Rosé is typically made by allowing the skins of red grapes to come into contact with the wine for a short period of time, allowing both gentle colour transfer and increased textural complexity. In the case of the Champagne region, rosé wine is made by adding a touch of still red wine to the white – something we also find in some traditional roses of Spain such as Lopez de Heredia’s Vina Tondonia Rose. The grapes used to create rosé wine depend very much on the region in which it is produced and therefore what is available. This also dictates the aroma characteristics, flavour profile and ageability of the wine.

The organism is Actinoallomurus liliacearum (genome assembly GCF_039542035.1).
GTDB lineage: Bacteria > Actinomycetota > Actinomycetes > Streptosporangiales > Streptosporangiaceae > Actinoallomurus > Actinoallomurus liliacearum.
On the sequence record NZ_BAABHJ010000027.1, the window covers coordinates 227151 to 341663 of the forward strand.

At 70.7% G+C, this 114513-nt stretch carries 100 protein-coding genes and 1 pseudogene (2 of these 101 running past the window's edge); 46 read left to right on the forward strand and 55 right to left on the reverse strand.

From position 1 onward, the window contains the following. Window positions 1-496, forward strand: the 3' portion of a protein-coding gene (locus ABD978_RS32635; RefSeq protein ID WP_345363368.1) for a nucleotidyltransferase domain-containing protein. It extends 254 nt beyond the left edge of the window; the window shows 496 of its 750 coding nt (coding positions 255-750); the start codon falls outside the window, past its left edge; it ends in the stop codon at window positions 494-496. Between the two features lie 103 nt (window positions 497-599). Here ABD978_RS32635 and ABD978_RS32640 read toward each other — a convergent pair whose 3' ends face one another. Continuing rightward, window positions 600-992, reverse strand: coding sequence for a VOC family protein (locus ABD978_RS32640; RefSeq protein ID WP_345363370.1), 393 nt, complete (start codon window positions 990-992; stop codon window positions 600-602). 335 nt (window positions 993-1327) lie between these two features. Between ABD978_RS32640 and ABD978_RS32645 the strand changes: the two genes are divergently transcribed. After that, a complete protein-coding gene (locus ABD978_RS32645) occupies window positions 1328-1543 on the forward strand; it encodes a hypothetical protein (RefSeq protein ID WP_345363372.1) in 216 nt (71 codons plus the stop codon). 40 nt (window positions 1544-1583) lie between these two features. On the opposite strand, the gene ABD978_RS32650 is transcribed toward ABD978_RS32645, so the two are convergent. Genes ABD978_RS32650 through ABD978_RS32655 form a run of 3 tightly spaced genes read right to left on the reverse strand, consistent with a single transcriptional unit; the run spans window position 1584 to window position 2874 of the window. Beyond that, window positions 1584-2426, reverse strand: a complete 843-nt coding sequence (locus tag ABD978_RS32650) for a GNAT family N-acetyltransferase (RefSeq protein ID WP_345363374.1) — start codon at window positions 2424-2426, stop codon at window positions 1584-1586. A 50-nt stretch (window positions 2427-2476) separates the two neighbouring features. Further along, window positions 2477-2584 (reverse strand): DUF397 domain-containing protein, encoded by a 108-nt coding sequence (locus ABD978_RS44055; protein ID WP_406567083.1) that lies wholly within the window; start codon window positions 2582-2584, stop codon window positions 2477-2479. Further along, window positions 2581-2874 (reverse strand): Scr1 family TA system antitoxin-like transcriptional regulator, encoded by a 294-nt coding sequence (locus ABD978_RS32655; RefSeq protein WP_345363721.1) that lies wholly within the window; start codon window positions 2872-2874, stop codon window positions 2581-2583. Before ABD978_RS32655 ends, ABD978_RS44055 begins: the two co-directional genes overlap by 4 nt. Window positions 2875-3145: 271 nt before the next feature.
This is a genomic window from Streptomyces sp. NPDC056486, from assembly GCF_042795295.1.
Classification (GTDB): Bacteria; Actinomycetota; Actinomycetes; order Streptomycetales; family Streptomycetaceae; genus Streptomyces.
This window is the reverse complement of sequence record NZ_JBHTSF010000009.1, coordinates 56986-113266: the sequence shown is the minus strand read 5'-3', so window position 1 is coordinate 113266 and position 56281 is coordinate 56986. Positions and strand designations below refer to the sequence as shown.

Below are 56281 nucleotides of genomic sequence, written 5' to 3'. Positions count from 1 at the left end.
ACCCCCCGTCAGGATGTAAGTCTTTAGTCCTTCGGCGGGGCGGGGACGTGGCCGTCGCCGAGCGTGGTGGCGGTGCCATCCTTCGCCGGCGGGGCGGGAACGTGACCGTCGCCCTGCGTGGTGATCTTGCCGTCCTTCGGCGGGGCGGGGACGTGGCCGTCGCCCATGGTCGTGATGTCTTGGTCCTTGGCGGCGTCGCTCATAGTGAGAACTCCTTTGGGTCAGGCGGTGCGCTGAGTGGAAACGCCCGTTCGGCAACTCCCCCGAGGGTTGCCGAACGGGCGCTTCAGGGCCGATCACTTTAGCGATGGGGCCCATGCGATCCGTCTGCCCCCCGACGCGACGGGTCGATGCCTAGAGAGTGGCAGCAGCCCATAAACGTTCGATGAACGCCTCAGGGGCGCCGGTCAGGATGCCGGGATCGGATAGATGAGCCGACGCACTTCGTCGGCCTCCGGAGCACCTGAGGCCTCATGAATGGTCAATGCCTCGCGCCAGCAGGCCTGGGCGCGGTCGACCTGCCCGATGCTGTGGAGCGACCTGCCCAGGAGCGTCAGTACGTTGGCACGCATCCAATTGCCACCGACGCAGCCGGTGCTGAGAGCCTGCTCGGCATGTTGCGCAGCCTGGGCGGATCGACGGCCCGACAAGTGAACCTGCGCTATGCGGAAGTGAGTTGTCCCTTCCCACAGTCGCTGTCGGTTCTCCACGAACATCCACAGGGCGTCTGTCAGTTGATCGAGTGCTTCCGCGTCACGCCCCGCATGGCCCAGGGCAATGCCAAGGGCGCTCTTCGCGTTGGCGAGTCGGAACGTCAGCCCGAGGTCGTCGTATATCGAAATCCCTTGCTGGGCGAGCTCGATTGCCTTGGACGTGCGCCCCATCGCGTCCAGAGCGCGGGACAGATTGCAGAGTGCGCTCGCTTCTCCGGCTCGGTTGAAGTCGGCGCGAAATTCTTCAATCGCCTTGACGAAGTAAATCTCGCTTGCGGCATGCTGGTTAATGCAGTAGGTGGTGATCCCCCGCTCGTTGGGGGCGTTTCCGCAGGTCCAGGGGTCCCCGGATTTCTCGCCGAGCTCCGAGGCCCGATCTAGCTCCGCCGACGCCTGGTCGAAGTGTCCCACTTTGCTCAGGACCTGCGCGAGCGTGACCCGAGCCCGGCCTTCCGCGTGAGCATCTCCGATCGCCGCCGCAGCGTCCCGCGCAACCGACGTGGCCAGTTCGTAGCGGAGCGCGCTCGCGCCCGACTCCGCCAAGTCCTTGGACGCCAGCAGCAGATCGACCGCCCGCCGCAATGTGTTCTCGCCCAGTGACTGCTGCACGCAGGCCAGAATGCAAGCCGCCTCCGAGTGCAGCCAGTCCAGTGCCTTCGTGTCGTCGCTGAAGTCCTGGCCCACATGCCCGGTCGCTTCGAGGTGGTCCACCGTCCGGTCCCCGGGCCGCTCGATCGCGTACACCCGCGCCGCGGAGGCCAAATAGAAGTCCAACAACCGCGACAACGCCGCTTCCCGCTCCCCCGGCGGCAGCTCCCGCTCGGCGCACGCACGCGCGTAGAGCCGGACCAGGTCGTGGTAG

Discover the world’s best rosé wine throughout our extensive collection below.